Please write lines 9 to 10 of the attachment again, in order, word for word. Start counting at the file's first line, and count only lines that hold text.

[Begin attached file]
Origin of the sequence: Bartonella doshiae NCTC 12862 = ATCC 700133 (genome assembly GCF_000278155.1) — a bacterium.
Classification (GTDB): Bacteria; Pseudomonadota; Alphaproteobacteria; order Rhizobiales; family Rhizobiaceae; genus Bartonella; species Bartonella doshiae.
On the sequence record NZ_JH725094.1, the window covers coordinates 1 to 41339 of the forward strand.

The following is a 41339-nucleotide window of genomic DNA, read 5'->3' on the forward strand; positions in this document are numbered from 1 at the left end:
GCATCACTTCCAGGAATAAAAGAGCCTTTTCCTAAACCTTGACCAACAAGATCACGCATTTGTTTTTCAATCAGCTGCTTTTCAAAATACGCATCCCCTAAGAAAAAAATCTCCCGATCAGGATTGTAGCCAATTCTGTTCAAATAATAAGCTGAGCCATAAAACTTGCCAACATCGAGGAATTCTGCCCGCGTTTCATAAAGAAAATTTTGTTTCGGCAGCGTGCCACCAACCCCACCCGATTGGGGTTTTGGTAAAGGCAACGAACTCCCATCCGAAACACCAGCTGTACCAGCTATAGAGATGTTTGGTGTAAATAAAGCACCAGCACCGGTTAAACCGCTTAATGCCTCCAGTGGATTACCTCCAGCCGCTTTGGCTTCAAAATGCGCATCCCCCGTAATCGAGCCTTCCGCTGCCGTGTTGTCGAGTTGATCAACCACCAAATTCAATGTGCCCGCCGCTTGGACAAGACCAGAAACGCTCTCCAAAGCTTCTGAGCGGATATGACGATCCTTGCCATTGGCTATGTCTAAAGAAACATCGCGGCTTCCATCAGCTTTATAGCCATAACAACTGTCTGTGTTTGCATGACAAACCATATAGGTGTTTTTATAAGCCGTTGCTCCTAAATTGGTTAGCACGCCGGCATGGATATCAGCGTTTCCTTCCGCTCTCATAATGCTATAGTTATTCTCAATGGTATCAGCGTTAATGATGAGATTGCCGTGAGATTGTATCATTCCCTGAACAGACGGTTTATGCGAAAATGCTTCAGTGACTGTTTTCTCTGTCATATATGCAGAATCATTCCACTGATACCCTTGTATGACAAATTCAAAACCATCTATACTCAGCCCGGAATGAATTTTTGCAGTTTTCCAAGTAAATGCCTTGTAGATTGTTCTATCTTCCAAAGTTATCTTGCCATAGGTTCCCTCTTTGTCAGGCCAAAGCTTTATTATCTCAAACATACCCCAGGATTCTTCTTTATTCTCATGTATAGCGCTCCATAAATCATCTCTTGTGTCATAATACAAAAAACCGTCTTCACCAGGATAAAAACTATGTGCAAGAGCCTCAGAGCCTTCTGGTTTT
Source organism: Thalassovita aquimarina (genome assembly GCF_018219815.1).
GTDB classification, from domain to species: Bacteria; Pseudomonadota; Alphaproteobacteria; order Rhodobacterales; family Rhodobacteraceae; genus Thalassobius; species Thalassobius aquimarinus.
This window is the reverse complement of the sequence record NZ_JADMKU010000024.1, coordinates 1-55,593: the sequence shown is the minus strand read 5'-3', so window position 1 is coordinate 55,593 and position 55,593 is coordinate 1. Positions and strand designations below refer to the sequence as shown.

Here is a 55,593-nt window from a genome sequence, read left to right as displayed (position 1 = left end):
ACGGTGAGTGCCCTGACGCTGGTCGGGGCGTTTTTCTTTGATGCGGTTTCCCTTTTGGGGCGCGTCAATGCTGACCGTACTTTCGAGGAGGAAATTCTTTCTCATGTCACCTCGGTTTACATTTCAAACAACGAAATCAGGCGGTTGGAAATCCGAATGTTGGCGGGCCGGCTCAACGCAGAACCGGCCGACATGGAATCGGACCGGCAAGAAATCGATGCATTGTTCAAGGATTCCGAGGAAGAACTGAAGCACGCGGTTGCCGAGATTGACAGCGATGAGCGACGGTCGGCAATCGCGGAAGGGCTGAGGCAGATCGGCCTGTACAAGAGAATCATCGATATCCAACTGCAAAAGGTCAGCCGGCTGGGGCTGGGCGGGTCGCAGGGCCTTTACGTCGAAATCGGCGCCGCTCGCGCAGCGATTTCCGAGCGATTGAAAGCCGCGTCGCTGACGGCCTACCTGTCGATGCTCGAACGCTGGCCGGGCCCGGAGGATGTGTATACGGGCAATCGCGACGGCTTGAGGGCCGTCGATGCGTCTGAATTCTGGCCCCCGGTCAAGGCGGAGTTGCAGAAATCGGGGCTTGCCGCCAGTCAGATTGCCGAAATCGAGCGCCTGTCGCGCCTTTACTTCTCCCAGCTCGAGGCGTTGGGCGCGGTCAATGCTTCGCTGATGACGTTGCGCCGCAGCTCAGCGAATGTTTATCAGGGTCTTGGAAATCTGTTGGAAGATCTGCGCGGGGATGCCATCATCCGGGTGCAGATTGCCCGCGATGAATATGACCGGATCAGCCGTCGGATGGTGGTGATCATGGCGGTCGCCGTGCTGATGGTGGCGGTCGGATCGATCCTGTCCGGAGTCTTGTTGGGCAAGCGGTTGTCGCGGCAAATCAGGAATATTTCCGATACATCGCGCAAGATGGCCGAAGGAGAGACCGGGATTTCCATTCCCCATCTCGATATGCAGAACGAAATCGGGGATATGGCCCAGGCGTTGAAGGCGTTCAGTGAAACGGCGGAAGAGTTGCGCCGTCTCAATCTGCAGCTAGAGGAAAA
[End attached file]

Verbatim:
Here is a 55,593-nt window from a genome sequence, read left to right as displayed (position 1 = left end):
ACGGTGAGTGCCCTGACGCTGGTCGGGGCGTTTTTCTTTGATGCGGTTTCCCTTTTGGGGCGCGTCAATGCTGACCGTACTTTCGAGGAGGAAATTCTTTCTCATGTCACCTCGGTTTACATTTCAAACAACGAAATCAGGCGGTTGGAAATCCGAATGTTGGCGGGCCGGCTCAACGCAGAACCGGCCGACATGGAATCGGACCGGCAAGAAATCGATGCATTGTTCAAGGATTCCGAGGAAGAACTGAAGCACGCGGTTGCCGAGATTGACAGCGATGAGCGACGGTCGGCAATCGCGGAAGGGCTGAGGCAGATCGGCCTGTACAAGAGAATCATCGATATCCAACTGCAAAAGGTCAGCCGGCTGGGGCTGGGCGGGTCGCAGGGCCTTTACGTCGAAATCGGCGCCGCTCGCGCAGCGATTTCCGAGCGATTGAAAGCCGCGTCGCTGACGGCCTACCTGTCGATGCTCGAACGCTGGCCGGGCCCGGAGGATGTGTATACGGGCAATCGCGACGGCTTGAGGGCCGTCGATGCGTCTGAATTCTGGCCCCCGGTCAAGGCGGAGTTGCAGAAATCGGGGCTTGCCGCCAGTCAGATTGCCGAAATCGAGCGCCTGTCGCGCCTTTACTTCTCCCAGCTCGAGGCGTTGGGCGCGGTCAATGCTTCGCTGATGACGTTGCGCCGCAGCTCAGCGAATGTTTATCAGGGTCTTGGAAATCTGTTGGAAGATCTGCGCGGGGATGCCATCATCCGGGTGCAGATTGCCCGCGATGAATATGACCGGATCAGCCGTCGGATGGTGGTGATCATGGCGGTCGCCGTGCTGATGGTGGCGGTCGGATCGATCCTGTCCGGAGTCTTGTTGGGCAAGCGGTTGTCGCGGCAAATCAGGAATATTTCCGATACATCGCGCAAGATGGCCGAAGGAGAGACCGGGATTTCCATTCCCCATCTCGATATGCAGAACGAAATCGGGGATATGGCCCAGGCGTTGAAGGCGTTCAGTGAAACGGCGGAAGAGTTGCGCCGTCTCAATCTGCAGCTAGAGGAAAA